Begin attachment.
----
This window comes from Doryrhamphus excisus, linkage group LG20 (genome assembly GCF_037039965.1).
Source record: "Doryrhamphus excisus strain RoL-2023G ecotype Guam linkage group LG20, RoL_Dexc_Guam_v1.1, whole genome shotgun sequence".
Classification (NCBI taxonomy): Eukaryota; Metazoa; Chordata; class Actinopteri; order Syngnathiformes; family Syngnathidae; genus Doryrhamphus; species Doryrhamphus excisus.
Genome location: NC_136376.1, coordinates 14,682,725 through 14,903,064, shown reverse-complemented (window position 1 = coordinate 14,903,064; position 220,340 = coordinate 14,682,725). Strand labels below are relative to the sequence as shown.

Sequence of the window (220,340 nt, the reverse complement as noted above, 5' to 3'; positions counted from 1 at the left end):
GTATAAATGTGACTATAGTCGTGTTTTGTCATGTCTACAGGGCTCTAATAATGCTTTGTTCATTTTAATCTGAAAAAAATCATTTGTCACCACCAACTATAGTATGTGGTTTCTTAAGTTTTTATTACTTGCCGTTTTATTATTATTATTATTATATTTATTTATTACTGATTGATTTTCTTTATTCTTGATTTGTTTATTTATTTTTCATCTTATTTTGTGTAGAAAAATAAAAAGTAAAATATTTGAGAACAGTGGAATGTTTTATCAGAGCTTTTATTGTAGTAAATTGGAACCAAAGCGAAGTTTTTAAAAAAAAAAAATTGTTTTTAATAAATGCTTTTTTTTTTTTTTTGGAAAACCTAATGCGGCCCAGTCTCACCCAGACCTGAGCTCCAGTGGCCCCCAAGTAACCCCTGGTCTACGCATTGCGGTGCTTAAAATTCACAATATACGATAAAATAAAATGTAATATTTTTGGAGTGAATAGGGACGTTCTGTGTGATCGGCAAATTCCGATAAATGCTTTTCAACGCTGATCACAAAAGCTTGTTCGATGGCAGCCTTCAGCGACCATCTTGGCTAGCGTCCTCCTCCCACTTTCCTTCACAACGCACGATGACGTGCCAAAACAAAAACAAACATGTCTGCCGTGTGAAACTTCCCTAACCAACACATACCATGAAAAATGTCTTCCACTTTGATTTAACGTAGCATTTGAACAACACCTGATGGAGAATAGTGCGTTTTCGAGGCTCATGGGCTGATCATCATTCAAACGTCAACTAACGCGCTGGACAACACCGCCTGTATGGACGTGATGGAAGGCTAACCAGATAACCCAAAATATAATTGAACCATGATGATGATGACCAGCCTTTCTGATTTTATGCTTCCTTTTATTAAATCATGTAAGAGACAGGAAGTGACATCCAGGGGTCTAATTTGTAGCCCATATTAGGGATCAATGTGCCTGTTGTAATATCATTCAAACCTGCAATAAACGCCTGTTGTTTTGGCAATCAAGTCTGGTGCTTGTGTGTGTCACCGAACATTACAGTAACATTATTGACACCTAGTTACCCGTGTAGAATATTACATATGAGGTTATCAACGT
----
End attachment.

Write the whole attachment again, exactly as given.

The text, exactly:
This window comes from Doryrhamphus excisus, linkage group LG20 (genome assembly GCF_037039965.1).
Source record: "Doryrhamphus excisus strain RoL-2023G ecotype Guam linkage group LG20, RoL_Dexc_Guam_v1.1, whole genome shotgun sequence".
Classification (NCBI taxonomy): Eukaryota; Metazoa; Chordata; class Actinopteri; order Syngnathiformes; family Syngnathidae; genus Doryrhamphus; species Doryrhamphus excisus.
Genome location: NC_136376.1, coordinates 14,682,725 through 14,903,064, shown reverse-complemented (window position 1 = coordinate 14,903,064; position 220,340 = coordinate 14,682,725). Strand labels below are relative to the sequence as shown.

Sequence of the window (220,340 nt, the reverse complement as noted above, 5' to 3'; positions counted from 1 at the left end):
GTATAAATGTGACTATAGTCGTGTTTTGTCATGTCTACAGGGCTCTAATAATGCTTTGTTCATTTTAATCTGAAAAAAATCATTTGTCACCACCAACTATAGTATGTGGTTTCTTAAGTTTTTATTACTTGCCGTTTTATTATTATTATTATTATATTTATTTATTACTGATTGATTTTCTTTATTCTTGATTTGTTTATTTATTTTTCATCTTATTTTGTGTAGAAAAATAAAAAGTAAAATATTTGAGAACAGTGGAATGTTTTATCAGAGCTTTTATTGTAGTAAATTGGAACCAAAGCGAAGTTTTTAAAAAAAAAAAATTGTTTTTAATAAATGCTTTTTTTTTTTTTTTGGAAAACCTAATGCGGCCCAGTCTCACCCAGACCTGAGCTCCAGTGGCCCCCAAGTAACCCCTGGTCTACGCATTGCGGTGCTTAAAATTCACAATATACGATAAAATAAAATGTAATATTTTTGGAGTGAATAGGGACGTTCTGTGTGATCGGCAAATTCCGATAAATGCTTTTCAACGCTGATCACAAAAGCTTGTTCGATGGCAGCCTTCAGCGACCATCTTGGCTAGCGTCCTCCTCCCACTTTCCTTCACAACGCACGATGACGTGCCAAAACAAAAACAAACATGTCTGCCGTGTGAAACTTCCCTAACCAACACATACCATGAAAAATGTCTTCCACTTTGATTTAACGTAGCATTTGAACAACACCTGATGGAGAATAGTGCGTTTTCGAGGCTCATGGGCTGATCATCATTCAAACGTCAACTAACGCGCTGGACAACACCGCCTGTATGGACGTGATGGAAGGCTAACCAGATAACCCAAAATATAATTGAACCATGATGATGATGACCAGCCTTTCTGATTTTATGCTTCCTTTTATTAAATCATGTAAGAGACAGGAAGTGACATCCAGGGGTCTAATTTGTAGCCCATATTAGGGATCAATGTGCCTGTTGTAATATCATTCAAACCTGCAATAAACGCCTGTTGTTTTGGCAATCAAGTCTGGTGCTTGTGTGTGTCACCGAACATTACAGTAACATTATTGACACCTAGTTACCCGTGTAGAATATTACATATGAGGTTATCAACGT